Angelic has been known for centuries to help, medicinally, in many ways. The history of how Angelica came to be is very interesting. It is said that Angelica was revealed in a dream by an angel to cure the plague. According to history, this plant is believed to be “The Root of the Holy Ghost,” and has magical powers that are effective against evil spirits. Angelica roots were also used by Native Americans in ceremonies to ward off any evil spirits or unwanted ghosts. Towards the end of this article, I will provide different methods for making teas, cough syrups, and home made aromatherapy for your long hot bath.
- This plant has been used for ailments such as headaches, chest congestion, insomnia, fevers, skin rashes, flu, wounds, tooth aches, arthritis, flatulence, to produce menstrual flow, and to induce abortions.
- Chinese and Japanese angelica both have more than double the pain relieving effect of aspirin, making it widely used for pain, arthritis, and menstrual cramps.
- Angelica has been used for allergies against pollen, foods, dust, and animal dander.
- Internally, Angelica combats bronchitis, mucus, and influenza, as it soothes the bronchial smooth muscle.
NOTE: Angelica Root, when fresh is poisonous, but drying eliminates the poison making it safe for use and consumption. If you are harvesting Angelica from the wild, (which I do not suggest you do), please use EXTREME caution and know what you are doing before using it. Angelic and water hemlock look almost exactly the same. Water Hemlock is very poisonous and you will require medical attention immediately.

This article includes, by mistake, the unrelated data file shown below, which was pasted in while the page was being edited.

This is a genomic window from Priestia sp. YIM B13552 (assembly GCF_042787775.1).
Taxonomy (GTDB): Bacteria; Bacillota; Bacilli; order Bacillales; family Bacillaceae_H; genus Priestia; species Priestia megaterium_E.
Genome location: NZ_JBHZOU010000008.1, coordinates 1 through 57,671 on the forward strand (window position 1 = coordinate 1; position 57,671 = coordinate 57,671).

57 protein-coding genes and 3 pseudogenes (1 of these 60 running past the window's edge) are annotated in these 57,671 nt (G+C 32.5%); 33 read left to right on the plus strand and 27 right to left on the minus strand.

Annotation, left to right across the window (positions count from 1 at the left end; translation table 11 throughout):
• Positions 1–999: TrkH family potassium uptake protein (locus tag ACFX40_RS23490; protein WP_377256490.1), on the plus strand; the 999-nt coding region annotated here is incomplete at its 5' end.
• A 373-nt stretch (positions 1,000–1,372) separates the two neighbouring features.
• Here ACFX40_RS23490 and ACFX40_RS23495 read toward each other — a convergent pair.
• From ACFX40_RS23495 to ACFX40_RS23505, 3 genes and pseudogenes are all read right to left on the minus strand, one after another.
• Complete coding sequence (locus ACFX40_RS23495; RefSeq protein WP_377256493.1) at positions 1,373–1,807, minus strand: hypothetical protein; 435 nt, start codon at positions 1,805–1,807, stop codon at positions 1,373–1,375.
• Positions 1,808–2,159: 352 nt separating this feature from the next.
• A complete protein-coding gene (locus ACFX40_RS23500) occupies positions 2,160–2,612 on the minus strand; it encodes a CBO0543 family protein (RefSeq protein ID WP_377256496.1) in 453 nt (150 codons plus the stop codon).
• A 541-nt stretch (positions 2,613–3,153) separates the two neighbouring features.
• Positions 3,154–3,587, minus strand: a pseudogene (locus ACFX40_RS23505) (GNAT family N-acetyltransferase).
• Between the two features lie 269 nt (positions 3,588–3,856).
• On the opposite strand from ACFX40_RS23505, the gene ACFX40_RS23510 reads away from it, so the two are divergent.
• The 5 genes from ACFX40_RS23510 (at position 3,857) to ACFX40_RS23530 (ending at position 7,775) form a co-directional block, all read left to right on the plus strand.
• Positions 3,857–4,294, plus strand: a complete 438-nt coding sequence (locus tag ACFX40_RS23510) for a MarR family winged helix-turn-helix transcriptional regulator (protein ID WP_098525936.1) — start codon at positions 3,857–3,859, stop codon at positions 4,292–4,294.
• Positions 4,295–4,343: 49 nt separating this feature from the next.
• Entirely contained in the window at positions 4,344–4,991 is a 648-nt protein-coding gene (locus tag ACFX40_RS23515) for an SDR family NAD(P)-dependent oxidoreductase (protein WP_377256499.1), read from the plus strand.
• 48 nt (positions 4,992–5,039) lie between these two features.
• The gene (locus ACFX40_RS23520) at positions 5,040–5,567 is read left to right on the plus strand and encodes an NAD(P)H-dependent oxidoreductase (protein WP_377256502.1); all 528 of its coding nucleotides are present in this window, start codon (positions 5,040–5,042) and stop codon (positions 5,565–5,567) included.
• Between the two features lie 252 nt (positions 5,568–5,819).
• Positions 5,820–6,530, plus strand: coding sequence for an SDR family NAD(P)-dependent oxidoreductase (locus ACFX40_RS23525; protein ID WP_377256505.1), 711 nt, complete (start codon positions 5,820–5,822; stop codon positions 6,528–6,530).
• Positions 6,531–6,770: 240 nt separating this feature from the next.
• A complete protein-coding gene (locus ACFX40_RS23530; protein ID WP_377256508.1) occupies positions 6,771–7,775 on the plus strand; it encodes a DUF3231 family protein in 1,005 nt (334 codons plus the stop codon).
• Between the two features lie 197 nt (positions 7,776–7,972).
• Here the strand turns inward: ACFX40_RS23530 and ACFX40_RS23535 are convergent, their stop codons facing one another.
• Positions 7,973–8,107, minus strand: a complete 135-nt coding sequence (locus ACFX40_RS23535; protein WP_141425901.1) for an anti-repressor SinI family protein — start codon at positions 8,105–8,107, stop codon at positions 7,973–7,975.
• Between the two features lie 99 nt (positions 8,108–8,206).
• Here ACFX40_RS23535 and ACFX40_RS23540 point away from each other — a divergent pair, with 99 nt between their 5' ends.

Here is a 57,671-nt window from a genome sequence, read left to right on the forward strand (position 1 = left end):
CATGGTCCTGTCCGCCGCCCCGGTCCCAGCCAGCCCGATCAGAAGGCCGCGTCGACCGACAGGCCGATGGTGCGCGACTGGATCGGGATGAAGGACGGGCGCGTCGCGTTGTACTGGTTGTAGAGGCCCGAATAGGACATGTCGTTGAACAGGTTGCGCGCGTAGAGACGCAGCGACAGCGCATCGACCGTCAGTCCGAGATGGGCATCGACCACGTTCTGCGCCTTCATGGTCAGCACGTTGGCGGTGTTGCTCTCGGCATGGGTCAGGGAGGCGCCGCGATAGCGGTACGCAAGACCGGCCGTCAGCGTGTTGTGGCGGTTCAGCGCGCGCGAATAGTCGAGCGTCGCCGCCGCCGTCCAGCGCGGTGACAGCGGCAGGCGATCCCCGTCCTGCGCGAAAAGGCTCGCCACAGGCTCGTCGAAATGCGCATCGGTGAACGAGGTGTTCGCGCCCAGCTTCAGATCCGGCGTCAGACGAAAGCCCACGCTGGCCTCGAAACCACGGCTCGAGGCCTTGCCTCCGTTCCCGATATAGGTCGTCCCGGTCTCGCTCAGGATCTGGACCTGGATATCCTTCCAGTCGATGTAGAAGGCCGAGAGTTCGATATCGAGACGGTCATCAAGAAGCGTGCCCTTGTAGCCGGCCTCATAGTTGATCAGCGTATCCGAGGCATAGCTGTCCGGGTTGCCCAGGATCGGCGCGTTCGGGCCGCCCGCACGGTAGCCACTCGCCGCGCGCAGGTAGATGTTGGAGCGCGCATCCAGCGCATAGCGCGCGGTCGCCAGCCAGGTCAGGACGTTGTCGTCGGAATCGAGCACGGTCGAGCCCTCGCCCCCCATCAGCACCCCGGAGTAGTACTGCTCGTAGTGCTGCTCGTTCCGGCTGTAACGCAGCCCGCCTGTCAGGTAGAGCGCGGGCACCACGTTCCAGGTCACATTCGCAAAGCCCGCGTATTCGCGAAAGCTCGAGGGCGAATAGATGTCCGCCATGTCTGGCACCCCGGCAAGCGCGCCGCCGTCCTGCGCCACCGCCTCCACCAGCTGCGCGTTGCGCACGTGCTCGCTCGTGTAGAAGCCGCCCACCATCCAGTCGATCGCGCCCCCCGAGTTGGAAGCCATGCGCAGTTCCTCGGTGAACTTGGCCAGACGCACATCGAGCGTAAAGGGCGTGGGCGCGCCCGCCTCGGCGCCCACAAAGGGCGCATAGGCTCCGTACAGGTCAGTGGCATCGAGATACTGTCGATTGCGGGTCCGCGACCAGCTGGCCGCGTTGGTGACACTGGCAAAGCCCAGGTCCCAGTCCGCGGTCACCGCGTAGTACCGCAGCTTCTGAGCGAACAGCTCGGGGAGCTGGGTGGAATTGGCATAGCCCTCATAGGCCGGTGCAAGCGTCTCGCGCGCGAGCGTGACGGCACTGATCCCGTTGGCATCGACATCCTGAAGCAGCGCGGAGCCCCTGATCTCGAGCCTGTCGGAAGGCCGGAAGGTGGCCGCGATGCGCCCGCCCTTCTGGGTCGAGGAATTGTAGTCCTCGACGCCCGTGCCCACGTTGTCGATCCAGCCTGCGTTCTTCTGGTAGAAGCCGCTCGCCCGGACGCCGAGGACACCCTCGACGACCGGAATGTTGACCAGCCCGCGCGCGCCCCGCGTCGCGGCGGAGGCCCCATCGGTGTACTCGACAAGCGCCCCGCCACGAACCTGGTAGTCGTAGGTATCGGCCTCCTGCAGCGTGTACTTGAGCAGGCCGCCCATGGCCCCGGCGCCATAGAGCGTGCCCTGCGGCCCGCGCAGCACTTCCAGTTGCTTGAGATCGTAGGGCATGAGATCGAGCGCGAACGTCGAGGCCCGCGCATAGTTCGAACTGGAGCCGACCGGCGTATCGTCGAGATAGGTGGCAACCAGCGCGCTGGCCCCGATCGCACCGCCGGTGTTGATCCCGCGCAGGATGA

How Does Angelica Work
The leaves, stems, roots, seeds and oils are all used, so none of this herb will go to waste. You can make teas, cough syrups, aroma therapy for baths. In Chinese medicines it is used as a tonic and is primarily used for women’s cramps and menopausal symptoms (specifically hot flashes). It is also considered and anti- spasmodic herb. Externally, angelica can be used for arthritis, rheumatic pain, pleurisy and neuralgia.
Reactions to Look For
As always with herbs, it is not to be taken by pregnant women or those breast feeding without a Doctors consent. Equally, it should not be taken by those with heart problems or diabetes. Take caution if exposed to sunlight, you may develop a rash, so use sunscreen if possible. Studies have shown skin can become very sensitive to sunlight while taking angelica.